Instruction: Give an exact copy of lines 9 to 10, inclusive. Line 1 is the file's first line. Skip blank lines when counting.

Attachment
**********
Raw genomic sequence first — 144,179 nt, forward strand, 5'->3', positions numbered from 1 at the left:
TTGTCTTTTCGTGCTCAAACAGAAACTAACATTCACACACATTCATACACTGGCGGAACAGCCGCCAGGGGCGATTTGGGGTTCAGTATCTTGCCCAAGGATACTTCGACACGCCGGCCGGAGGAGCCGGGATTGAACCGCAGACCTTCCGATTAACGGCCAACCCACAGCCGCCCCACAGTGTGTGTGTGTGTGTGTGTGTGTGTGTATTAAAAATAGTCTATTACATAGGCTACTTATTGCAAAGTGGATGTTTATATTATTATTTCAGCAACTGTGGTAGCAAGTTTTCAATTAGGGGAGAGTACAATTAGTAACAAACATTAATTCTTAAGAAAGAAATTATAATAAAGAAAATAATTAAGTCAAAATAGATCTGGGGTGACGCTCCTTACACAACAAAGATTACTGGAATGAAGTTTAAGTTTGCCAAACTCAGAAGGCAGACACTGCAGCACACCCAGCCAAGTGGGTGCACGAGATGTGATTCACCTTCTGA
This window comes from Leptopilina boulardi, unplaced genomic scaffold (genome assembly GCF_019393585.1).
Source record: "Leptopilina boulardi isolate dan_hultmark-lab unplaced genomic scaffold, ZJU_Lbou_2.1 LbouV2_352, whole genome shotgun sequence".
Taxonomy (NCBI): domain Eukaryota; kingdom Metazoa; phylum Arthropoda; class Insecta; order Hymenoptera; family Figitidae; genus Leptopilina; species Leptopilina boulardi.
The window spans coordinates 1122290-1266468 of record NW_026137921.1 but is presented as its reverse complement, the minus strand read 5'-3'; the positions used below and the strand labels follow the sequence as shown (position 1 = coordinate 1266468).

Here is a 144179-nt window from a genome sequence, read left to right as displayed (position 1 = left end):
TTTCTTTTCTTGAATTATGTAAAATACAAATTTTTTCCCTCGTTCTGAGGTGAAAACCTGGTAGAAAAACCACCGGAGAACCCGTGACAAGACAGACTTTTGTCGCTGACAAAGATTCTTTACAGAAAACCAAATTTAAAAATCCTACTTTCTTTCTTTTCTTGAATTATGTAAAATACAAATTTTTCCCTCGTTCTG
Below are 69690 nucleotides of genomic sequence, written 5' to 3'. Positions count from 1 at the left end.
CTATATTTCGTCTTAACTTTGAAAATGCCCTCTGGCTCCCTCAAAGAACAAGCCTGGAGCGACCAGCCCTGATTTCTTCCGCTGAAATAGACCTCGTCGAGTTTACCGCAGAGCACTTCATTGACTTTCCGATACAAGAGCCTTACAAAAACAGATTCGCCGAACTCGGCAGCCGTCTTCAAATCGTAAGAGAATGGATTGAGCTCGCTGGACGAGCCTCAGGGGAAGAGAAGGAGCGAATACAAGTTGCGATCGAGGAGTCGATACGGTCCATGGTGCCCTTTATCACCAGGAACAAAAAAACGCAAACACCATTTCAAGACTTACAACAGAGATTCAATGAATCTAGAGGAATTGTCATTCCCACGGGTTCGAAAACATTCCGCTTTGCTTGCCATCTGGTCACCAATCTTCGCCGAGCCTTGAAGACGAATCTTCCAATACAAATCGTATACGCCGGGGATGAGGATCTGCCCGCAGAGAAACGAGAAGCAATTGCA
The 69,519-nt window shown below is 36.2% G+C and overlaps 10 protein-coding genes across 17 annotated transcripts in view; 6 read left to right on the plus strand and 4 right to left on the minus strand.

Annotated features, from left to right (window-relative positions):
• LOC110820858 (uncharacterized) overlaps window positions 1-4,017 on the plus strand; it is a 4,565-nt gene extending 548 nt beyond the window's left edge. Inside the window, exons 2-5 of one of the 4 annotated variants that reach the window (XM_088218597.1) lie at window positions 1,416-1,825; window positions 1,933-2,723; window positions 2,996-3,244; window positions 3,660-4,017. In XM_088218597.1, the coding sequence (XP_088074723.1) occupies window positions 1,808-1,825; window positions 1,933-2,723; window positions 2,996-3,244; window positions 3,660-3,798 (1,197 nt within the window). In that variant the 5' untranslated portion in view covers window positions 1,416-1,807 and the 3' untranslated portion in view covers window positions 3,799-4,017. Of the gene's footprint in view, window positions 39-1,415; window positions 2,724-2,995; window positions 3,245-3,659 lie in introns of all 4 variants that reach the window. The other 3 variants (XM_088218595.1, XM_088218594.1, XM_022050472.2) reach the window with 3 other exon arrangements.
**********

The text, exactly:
Below are 69690 nucleotides of genomic sequence, written 5' to 3'. Positions count from 1 at the left end.
CTATATTTCGTCTTAACTTTGAAAATGCCCTCTGGCTCCCTCAAAGAACAAGCCTGGAGCGACCAGCCCTGATTTCTTCCGCTGAAATAGACCTCGTCGAGTTTACCGCAGAGCACTTCATTGACTTTCCGATACAAGAGCCTTACAAAAACAGATTCGCCGAACTCGGCAGCCGTCTTCAAATCGTAAGAGAATGGATTGAGCTCGCTGGACGAGCCTCAGGGGAAGAGAAGGAGCGAATACAAGTTGCGATCGAGGAGTCGATACGGTCCATGGTGCCCTTTATCACCAGGAACAAAAAAACGCAAACACCATTTCAAGACTTACAACAGAGATTCAATGAATCTAGAGGAATTGTCATTCCCACGGGTTCGAAAACATTCCGCTTTGCTTGCCATCTGGTCACCAATCTTCGCCGAGCCTTGAAGACGAATCTTCCAATACAAATCGTATACGCCGGGGATGAGGATCTGCCCGCAGAGAAACGAGAAGCAATTGCA